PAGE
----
Wait, wait! I’m a bit embarassed here! It was not a solo effort by far.
While I was encouraged to organize a first meeting, numerous people came on board immediately. City voters had passed a park renovation measure in 2000. Since Holly Park was so woebegone, we advocated for a speedy renovation, and this was granted. The renovation was completed by 2004.
I could name so many people and organizations that played important roles in bringing this about.
Thanks to all that contributed to the gem that we now get to enjoy!
Thank you, Eugenie, and all the other neighbors who made this happen. Holly Park is a gem.
Well, we can still thank you, Eugenie. Thank you!
I lived on Holly Park Circle from about 1933 to 1941 when we moved to Gladys Street on the west side of the reservoir. We had to move because my dad had homing pigeons and neighbors complained about the birds flying overhead. The huge old trees, the two enclosed handball courts, the trails, the swings and baseball field were great and well used with right field an automatic “three outs”…forcing us all to pull the ball and hit only to left field. An enormous tree in deep center marked the division between right and left fields. Old timers used to play cards on the sturdy tables and used little pebbles instead of money as their bets… From my vantage from the 3rd floor of Junipero Serra elementary 5th grade we could see the many trees, and a beautiful circular but flat cypress tree that we loved to climb..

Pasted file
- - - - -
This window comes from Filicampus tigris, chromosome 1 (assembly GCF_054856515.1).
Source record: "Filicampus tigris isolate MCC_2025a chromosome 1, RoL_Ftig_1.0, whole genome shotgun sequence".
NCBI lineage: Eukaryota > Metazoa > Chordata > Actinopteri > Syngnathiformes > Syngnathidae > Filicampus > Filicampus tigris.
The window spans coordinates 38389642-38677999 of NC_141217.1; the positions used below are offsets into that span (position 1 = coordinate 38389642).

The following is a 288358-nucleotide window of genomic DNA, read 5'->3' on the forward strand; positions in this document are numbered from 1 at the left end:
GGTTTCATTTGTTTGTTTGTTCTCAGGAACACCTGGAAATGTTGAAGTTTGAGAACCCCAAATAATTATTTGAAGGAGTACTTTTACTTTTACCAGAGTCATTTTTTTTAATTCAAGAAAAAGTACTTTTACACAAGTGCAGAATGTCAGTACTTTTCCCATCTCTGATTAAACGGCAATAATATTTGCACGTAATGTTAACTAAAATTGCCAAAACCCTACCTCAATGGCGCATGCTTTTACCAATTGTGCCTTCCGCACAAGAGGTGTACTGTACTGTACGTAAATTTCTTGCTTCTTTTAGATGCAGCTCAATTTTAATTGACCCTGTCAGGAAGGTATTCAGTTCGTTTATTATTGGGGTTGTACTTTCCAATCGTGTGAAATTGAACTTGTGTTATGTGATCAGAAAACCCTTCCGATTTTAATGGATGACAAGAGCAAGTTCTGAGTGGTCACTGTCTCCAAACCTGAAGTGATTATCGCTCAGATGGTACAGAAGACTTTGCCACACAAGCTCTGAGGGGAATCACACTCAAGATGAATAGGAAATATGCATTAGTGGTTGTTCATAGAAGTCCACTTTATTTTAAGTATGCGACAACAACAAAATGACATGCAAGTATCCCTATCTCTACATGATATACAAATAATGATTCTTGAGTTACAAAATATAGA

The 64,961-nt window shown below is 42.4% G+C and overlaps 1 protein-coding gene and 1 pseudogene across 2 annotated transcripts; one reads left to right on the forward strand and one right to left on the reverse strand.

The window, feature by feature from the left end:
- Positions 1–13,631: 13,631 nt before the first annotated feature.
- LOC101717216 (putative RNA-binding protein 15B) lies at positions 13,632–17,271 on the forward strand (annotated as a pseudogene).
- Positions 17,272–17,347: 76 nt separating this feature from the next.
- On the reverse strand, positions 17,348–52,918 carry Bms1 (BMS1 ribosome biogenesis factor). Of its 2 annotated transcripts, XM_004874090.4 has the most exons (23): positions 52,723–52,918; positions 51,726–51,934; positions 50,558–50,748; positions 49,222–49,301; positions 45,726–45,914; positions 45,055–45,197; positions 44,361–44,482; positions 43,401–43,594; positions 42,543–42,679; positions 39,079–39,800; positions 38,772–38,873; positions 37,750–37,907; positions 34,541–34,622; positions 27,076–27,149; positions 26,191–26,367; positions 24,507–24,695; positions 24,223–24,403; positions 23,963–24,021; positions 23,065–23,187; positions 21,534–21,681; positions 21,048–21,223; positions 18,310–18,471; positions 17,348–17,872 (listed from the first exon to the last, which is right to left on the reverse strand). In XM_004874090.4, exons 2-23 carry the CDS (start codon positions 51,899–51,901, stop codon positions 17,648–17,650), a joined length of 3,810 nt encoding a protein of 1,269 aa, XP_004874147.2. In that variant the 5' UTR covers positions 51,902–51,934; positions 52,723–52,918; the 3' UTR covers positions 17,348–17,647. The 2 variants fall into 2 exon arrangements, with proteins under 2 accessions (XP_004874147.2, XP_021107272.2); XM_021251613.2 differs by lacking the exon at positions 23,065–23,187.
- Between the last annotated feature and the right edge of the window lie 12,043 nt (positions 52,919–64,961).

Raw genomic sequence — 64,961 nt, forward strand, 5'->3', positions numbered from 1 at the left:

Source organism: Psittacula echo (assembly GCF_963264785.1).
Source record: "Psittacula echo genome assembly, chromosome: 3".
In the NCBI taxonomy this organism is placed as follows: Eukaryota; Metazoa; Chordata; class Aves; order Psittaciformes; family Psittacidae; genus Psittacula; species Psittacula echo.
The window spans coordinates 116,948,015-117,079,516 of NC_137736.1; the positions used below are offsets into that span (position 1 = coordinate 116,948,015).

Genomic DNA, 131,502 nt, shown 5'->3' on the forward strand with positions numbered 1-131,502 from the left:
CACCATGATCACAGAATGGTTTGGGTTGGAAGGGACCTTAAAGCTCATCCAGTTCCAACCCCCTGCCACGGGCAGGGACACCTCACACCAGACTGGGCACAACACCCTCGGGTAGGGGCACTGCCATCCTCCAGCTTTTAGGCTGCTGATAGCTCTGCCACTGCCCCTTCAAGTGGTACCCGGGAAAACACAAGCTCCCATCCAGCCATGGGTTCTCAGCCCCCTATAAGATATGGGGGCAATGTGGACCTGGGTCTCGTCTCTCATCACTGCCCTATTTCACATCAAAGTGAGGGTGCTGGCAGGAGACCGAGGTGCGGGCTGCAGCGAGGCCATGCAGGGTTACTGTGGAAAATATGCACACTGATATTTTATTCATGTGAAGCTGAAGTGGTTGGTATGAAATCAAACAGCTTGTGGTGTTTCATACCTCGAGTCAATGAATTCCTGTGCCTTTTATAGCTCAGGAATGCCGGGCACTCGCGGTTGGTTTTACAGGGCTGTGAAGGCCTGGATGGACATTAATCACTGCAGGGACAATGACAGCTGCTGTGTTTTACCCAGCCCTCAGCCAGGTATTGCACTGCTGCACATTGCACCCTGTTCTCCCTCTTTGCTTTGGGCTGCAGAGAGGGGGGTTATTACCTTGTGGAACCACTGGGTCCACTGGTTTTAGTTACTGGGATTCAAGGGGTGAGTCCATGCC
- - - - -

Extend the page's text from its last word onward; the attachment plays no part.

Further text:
Every year Holly Park Circle would be used for a huge skating competition with a lap or two around the circle’ and no cars allowed. There was an old fire house adjacent to Junipero Serra and it was moved to the vacant east end of the open large lot (you’ll see it on the map) where the projects were built in 1942, A new firehouse was built around 1946 on the lot left from the original location, across the street from Junipero Serra.
The City rec department did little since they had no one assigned to the park and when someone came for a day or so you could see supplies like new tennis balls and a couple of bats in their storage area…but never used by us kids. In those days there was a small backstop but not the more modern one that is there today.
I also see that names of many streets were changed or added from the original 1862 map.
We were very lucky to be raised in such a wonderful neighborhood. Patrick O’Brien, Sacramento, CA.
Hmmm, maybe Friends of HP can re-establish a yearly skating competition around the Circle– no cars allowed! Thanks Patrick for additional history.
Thanks, Patrick, for more great history!
Dig the street names on that antique map: Old Hickory, Union, Jefferson….
The big beautiful olive trees in Holly Park were transplanted from Civic Center/United Nations Plaza around 10 years ago.
$375k in 1862? Are you sure it’s not $375?
It seems wrong to have any sort of history of Holly Park without mentioning Christine Svanemyr, bless her soul.
Great point, and I was thinking of her while editing this story. Bernalwood covered that tragedy closely at the time.